posted on 5/2011 By:
I’ve been singing the praises of France's Benighted as one of death metal's best kept secrets here at MetalReview since 2003's ICP, my first introduction to the band. And true death metal aficionados have always exchanged a nod and a wink when referencing the band, hopeful to keep them a clandestine and brutal secret, away from the prying eyes of the mainstream, the bigger labels and the trend-whoring scenester kids. Well, with album number six out on Season of Mist, the run is over and the secret is out; we now have to share Benighted with the rest of the world.
Admittedly, Benighted’s sound is one that will have lots of appeal now that it’s out there. The deathcore kids will love the pig squeals; casual death metal fans will love the "broodle" delivery and burly production, and let’s be honest, Benighted is just fucking good. Their mix of shitstorm Napalm Death voracity and Dying Fetus heft and groove is just perfect, and even six albums in, they are as consistent (and yet as undervalued) as they were nearly a decade ago.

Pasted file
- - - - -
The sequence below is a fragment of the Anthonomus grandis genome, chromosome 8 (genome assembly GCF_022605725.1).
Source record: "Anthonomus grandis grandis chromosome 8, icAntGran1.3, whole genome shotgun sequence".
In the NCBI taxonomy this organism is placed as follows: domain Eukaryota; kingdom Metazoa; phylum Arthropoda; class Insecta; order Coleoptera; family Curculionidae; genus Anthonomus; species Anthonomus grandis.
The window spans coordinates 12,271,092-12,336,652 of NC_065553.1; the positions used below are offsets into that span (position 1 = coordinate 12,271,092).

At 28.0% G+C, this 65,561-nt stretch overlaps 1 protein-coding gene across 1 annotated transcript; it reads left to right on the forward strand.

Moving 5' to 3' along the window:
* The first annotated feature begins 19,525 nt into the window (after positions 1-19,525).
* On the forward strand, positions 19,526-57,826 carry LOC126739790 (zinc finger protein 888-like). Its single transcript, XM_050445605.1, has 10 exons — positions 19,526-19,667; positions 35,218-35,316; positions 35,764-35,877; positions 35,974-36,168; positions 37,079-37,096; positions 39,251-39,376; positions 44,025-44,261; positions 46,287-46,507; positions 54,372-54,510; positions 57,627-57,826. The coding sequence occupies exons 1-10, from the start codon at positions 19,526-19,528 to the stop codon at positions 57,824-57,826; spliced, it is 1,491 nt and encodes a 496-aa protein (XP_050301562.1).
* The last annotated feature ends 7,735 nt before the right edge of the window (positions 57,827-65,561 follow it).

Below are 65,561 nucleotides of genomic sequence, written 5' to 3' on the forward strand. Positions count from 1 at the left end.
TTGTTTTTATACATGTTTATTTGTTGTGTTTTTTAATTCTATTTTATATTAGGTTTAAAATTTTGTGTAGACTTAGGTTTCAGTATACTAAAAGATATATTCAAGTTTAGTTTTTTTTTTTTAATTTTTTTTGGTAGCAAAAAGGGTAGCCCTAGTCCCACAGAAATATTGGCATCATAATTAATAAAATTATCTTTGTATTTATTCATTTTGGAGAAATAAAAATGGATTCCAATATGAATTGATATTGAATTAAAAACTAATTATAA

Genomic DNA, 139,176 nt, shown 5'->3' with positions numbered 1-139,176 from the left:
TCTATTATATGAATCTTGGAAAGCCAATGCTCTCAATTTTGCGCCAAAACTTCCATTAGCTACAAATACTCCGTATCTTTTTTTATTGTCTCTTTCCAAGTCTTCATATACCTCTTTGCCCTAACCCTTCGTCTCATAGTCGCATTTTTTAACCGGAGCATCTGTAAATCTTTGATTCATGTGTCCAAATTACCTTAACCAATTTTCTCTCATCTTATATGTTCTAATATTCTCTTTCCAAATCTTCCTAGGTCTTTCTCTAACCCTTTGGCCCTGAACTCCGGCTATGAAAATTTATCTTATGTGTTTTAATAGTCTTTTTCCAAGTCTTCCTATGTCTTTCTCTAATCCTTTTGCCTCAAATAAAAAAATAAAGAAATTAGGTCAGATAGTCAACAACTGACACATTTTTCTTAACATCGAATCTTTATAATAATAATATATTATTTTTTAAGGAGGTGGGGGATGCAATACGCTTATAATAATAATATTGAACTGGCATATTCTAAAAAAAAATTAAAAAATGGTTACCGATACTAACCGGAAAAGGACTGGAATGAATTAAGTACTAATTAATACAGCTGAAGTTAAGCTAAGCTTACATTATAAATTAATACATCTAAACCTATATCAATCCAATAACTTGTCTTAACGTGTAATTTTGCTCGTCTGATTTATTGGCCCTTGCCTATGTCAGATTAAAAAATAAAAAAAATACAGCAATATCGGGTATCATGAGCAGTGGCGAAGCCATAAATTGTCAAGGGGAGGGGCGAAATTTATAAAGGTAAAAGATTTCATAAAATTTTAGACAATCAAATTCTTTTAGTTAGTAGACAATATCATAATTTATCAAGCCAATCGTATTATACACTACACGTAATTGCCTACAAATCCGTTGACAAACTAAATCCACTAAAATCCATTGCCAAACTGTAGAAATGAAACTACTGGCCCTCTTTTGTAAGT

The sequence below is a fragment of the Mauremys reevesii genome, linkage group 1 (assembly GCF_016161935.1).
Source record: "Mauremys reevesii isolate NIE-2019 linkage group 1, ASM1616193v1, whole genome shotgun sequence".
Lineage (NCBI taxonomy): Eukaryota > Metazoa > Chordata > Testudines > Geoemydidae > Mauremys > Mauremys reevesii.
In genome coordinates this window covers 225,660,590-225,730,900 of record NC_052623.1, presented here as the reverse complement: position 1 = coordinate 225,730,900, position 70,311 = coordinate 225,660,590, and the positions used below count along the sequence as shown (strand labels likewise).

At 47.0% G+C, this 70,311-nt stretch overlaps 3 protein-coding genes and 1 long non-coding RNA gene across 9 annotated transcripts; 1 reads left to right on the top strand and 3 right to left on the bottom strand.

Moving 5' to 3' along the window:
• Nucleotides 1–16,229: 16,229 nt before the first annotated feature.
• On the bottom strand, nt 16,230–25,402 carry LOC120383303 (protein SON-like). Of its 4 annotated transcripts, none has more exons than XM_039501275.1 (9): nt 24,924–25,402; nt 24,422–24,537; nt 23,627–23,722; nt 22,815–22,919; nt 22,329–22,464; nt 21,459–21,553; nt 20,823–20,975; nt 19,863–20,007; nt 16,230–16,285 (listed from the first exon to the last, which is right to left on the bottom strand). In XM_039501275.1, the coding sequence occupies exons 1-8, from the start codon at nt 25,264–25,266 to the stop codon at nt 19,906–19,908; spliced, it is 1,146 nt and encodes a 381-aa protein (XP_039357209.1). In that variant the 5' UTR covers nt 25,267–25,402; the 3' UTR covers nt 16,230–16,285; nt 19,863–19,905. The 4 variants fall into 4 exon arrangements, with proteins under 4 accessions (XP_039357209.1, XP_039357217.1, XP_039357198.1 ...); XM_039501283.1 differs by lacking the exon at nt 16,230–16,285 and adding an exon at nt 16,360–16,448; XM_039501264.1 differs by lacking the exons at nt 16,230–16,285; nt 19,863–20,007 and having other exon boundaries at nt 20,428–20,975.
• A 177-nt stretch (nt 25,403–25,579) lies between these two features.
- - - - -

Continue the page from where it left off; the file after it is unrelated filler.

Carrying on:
The title track begins the throttling insanity right from the get-go with a feral punky snarl and a pace that could be from The Code is Red, Long Live the Code. And from there on, the album just simply rips, tears and violates with complete disregard for your health or hearing. While still smartly heavy and subtly brutal, Benighted is never one to shy away from a little experimentation and surprising melody -- amidst the sledgehammer and pile-driving throes of the aptly titled “Let the Blood Spill Between my Teeth” and “Hostile”, the downright creepy “Fritzl”, the slicing “Lethal Merycism” and the violent, scratch-filled closer “Drowning”, there are snippets of real eye-opening craftsmanship and mature, actual songwriting. Like a 2000-pound gorilla quoting Sartre, Benighted wields pure unbridled savagery with an intelligence and eloquence. But make no mistake, the band can bludgeon, blast, groove and offend with the best of them, as shown by the likes of “Unborn Infected Children”, “The Cold Remains”, “A Quiet Day” and “Shadows Descend”, all of which rumble, snarl and lope with knuckle-dragging impact.
Of course, the naysayers will hate the pig squeal vocals, but die-hards will reply that they’ve had that vocal style long before it became part of any sort of core-based landscape. And ultimately, if your‘re going to let those vocals ruin such a rippingly perfect extreme metal album, it’s your loss.
Stay Brutal indeed. (Nod, nod, wink, wink...)
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